Poor old Pamela gets the least amount of space, but she appears less mysterious and controversial than her colorful sisters, spending the bulk of her adult life raising chickens and dairy cows, although apparently she innovated legendary technologies in the field of animal husbandry. Of Pamela, Thompson writes, “She had the unignorable presence of one of her grandfather’s shire horses.” Her rebellion may have been quieter. After her divorce from scientist Derek Jackson (himself a Fascist, but with the good grace to keep his beliefs to himself), she lived discreetly with a Giuditta Tommasi, and according to Jessica, “became a you-know-what-bian.” Like all her siblings except for Nancy and Jessica, she lunched with Hitler before the war, but was chiefly impressed by the chicken served.

The youngest sister, Deborah, came of age while her sisters were already making headlines on either side of the Atlantic. She rebelled against her mad mad family by embracing utter normalcy, at least for her rarified context. Two weeks into her successful debut season, she met her husband, a good Cambridge man, the second son of the Duke of Devonshire. When fate kindly swept him aside and made her Duchess, she resolutely managed her estates, holding up under the impositions of death duties and Labour politics. Despite her sex appeal, “the divine Debo,” as the press nicknamed her, stuck by her first sweetheart till death did them part. Very unMitfdorian, according to the sisters’ general self-assessment. “Debo’s absolutely pure,” Nancy reminded Diana, who had proclaimed, “We’re all adulterers and adulteresses.” While she spent literally three days at school, which she later recalled with self-deprecating horror (“no dog, no pony, no Nanny!”), she clearly inherited her fair share of family wit, publishing her own well-received chatty memoir, Wait for Me! (2010). Her death in 2014 was received with the kind of national outpouring of nostalgia reserved for the Queen Mum.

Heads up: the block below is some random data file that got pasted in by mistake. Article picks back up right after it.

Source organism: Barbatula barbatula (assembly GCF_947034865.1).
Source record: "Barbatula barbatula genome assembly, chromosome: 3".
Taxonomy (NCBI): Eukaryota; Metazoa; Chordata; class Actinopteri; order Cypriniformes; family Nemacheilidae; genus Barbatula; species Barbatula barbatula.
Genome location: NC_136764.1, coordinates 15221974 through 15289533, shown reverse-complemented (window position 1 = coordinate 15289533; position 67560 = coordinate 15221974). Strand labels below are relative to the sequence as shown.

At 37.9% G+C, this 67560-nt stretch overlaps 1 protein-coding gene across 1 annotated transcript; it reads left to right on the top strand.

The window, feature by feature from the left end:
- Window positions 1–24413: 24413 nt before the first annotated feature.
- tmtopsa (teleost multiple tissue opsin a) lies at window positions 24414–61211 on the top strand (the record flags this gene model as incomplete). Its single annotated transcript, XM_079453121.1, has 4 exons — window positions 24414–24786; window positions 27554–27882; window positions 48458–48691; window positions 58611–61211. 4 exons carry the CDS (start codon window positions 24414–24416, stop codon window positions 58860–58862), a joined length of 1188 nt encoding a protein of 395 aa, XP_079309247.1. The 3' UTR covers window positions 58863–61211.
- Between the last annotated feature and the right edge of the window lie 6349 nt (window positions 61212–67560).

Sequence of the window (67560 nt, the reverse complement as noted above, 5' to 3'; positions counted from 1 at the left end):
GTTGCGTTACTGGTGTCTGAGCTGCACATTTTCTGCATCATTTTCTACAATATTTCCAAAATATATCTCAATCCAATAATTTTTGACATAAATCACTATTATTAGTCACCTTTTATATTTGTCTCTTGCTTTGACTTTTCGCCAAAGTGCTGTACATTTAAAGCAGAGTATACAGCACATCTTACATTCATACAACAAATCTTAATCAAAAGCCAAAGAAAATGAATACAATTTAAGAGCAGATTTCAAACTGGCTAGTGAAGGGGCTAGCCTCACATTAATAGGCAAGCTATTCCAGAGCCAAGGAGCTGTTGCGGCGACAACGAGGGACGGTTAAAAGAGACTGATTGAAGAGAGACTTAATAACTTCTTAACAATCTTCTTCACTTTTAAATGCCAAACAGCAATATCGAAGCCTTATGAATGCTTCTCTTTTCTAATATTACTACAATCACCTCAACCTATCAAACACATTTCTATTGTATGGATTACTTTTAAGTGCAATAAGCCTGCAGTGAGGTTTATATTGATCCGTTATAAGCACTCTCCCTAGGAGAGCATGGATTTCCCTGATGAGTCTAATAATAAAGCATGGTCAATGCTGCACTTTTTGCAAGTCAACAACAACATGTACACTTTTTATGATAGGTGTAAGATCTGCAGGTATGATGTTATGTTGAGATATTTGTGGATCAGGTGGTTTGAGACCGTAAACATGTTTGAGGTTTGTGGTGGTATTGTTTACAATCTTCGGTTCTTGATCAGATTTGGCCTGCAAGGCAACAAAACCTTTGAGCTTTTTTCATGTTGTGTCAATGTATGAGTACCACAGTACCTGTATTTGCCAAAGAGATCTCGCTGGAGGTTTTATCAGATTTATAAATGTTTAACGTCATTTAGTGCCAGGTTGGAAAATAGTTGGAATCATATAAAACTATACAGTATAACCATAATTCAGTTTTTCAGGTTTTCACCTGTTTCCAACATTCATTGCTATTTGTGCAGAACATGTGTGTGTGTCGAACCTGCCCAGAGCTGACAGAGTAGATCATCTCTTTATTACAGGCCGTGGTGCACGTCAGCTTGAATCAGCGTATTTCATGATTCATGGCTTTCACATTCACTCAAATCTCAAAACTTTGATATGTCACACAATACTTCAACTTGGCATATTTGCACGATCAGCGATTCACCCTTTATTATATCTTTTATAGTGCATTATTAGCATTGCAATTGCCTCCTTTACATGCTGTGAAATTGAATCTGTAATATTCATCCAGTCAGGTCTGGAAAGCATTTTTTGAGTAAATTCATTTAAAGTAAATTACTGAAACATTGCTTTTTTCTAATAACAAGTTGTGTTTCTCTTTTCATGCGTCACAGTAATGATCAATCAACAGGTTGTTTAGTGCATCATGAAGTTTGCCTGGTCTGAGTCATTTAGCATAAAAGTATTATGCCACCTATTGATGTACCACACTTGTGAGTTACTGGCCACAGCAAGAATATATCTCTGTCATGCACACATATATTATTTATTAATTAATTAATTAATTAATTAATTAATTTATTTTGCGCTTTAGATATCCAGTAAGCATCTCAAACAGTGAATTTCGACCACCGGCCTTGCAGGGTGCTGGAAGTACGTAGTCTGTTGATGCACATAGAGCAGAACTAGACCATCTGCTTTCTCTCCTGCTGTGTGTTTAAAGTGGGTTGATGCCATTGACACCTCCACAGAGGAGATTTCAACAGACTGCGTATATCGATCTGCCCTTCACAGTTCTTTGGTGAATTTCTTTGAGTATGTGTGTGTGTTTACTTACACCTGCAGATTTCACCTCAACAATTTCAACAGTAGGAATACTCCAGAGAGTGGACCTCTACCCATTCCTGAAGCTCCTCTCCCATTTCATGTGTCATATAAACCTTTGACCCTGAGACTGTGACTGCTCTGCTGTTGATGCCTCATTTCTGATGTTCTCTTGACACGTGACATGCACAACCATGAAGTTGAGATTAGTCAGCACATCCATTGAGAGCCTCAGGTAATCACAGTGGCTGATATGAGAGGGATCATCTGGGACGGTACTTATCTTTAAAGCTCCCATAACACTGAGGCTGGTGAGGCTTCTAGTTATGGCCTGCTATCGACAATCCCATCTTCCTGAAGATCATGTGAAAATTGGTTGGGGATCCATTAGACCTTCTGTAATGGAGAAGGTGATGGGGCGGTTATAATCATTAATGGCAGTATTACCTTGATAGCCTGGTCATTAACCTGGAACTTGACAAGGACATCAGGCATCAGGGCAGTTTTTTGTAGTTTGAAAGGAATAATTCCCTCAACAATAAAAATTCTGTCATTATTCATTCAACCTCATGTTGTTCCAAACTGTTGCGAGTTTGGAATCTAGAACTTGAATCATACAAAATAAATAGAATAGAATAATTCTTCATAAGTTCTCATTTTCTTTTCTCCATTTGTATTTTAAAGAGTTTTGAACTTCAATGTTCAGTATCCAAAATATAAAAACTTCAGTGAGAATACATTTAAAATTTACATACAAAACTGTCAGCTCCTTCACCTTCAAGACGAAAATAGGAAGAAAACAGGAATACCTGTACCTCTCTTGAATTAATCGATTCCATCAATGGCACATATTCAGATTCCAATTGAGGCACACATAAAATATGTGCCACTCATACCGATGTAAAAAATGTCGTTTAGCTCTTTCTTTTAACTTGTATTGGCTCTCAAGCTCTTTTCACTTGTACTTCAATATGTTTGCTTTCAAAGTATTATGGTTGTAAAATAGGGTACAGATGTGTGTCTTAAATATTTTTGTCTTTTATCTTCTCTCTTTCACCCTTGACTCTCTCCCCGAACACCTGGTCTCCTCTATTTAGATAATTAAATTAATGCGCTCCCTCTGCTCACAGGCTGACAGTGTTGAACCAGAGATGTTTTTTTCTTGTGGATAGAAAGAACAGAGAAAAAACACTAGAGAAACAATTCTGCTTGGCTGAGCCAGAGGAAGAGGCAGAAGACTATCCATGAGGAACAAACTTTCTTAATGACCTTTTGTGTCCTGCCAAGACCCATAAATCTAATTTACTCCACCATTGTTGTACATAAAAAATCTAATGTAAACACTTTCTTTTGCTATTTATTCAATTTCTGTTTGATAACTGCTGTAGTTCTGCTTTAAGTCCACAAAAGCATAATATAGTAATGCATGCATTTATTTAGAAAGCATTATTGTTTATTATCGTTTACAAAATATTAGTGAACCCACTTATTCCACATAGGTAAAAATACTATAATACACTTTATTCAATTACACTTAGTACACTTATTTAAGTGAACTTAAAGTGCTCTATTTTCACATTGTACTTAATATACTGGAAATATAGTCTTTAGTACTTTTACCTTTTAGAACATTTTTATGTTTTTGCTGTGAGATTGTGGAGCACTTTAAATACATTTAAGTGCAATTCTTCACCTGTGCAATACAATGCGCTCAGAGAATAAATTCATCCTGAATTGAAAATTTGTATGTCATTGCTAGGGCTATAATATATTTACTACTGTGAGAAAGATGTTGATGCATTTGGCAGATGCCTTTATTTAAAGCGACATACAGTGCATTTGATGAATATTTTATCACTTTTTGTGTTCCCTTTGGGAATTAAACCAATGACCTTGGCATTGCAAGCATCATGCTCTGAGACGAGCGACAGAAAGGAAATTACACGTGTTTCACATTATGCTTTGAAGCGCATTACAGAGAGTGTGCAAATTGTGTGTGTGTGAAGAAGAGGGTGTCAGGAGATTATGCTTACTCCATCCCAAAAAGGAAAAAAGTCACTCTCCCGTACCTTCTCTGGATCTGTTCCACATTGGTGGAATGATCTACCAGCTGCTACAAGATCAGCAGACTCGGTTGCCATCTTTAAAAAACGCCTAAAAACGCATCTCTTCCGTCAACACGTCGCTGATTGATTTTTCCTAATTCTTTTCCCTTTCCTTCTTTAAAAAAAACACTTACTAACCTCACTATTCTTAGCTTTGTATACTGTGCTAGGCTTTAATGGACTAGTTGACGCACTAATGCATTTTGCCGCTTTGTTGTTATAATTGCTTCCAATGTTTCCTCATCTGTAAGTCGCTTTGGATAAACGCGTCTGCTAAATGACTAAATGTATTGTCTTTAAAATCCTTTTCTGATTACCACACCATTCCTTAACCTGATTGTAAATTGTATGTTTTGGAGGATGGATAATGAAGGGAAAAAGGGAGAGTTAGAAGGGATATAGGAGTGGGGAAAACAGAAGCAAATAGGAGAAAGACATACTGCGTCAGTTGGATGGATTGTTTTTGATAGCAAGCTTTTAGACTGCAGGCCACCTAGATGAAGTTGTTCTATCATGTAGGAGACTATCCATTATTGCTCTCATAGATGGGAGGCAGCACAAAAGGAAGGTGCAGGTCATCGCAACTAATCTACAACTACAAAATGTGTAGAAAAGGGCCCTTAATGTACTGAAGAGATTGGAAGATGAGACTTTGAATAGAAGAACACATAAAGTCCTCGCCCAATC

IV.

What with Unity’s antics, Diana and Lord Mosley’s unrepentant Fascism, and Lady Redesdale’s cheerful Teutonism, the Mitford’s were no one’s favorite family by the end of the war, and a prime example of why the average Brit wanted to chuck the class system down the chute along with the rationed coal. Hence the importance Thompson ascribes to the The Pursuit of Love in the creation of the Mitford myth: “Just as Diana led the troops into the darkness of battle by her defection to the Fascist cause in 1932, so Nancy did the same with her shift into the sunlight of public adoration.” The Pursuit of Love was not Nancy’s first book—she had been a successful novelist since 1931—but it was and would remain her most beloved. The delightfully eccentric Radletts are obviously the Mitfords refracted with affectionate nostalgia through Nancy’s effervescent voice. Their story is narrated by kind sensible cousin Fanny, who experienced life at her cousins’ estates at Aconleigh (based on Asthall Manor) during holidays, and later witnessed their multiple marriages and madcap escapades.